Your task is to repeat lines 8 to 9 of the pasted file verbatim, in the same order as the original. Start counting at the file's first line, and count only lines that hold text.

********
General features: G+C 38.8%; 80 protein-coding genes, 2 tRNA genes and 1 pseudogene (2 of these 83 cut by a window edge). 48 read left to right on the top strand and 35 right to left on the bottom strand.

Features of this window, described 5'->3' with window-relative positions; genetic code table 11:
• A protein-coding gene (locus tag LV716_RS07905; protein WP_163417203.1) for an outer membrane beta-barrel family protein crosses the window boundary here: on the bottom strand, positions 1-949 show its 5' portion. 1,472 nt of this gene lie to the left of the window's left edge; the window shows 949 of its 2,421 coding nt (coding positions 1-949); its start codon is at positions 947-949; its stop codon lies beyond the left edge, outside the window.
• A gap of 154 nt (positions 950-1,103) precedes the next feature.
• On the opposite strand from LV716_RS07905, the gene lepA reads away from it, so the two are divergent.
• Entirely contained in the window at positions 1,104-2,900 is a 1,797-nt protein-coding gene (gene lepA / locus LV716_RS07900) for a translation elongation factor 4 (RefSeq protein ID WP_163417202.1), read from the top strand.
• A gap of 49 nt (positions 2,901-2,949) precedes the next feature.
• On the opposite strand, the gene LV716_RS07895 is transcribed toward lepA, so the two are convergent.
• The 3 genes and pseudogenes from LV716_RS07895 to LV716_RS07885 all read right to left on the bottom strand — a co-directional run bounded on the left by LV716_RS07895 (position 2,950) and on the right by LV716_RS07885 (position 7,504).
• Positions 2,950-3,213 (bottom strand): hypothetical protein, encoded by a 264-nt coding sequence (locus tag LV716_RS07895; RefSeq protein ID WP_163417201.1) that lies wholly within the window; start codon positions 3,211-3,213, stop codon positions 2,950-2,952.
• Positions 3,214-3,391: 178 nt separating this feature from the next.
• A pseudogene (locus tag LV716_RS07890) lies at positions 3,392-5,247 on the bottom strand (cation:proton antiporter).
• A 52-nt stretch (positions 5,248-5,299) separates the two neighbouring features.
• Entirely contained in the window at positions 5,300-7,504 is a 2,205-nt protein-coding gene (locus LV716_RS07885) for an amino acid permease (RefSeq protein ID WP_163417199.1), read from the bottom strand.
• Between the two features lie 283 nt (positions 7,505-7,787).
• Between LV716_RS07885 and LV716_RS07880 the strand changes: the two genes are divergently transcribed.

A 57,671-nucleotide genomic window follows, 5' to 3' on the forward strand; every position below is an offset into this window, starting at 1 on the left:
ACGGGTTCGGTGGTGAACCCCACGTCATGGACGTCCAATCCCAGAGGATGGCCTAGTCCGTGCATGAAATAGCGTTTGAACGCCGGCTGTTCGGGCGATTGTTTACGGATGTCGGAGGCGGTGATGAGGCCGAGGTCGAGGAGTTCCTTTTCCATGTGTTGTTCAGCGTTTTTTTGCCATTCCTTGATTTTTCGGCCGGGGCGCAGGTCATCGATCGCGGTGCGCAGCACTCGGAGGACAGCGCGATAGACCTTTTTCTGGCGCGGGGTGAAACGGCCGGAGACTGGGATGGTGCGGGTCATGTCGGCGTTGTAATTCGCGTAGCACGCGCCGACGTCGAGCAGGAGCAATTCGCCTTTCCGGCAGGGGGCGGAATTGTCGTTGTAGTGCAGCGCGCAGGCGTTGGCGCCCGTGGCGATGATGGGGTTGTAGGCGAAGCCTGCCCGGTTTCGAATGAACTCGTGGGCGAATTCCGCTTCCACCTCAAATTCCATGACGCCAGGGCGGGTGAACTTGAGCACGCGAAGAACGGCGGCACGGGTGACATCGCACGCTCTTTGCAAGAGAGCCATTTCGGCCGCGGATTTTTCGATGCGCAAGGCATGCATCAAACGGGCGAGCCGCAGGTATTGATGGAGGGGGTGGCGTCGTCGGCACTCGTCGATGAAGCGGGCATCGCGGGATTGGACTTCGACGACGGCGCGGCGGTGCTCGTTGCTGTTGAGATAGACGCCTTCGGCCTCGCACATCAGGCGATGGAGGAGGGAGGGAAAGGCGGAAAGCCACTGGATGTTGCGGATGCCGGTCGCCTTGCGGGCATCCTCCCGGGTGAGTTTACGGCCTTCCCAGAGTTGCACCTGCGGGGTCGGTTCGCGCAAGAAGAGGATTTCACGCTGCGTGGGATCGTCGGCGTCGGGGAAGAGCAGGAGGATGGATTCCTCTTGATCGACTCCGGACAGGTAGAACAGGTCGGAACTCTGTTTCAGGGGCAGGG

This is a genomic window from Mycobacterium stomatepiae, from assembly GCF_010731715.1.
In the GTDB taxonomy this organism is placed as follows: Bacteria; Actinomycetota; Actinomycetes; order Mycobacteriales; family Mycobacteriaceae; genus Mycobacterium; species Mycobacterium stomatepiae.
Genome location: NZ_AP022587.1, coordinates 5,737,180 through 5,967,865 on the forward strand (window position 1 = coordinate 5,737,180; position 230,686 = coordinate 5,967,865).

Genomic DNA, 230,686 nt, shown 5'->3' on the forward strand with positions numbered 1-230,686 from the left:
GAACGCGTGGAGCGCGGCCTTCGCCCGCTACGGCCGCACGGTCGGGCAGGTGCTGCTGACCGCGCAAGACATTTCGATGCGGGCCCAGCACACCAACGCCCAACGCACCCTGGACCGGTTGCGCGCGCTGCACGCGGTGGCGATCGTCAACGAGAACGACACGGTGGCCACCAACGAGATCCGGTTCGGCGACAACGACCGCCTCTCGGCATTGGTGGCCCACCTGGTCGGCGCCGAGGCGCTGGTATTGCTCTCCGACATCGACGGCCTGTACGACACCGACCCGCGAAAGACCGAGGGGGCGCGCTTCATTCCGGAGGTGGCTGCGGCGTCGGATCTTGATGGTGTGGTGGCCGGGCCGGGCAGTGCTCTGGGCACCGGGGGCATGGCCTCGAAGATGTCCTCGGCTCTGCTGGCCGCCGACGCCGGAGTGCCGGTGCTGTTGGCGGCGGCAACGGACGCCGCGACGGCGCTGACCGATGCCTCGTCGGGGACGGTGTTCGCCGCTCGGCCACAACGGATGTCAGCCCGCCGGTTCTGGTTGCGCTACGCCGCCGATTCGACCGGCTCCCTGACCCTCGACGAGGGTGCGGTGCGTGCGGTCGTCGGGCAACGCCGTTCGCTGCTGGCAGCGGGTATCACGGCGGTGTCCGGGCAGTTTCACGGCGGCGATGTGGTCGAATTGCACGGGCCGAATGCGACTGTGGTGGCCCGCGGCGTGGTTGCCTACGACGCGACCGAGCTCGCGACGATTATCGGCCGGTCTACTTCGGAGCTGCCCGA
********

• On the opposite strand, the gene LV716_RS07895 is transcribed toward lepA, so the two are convergent.
• The 3 genes and pseudogenes from LV716_RS07895 to LV716_RS07885 all read right to left on the bottom strand — a co-directional run bounded on the left by LV716_RS07895 (position 2,950) and on the right by LV716_RS07885 (position 7,504).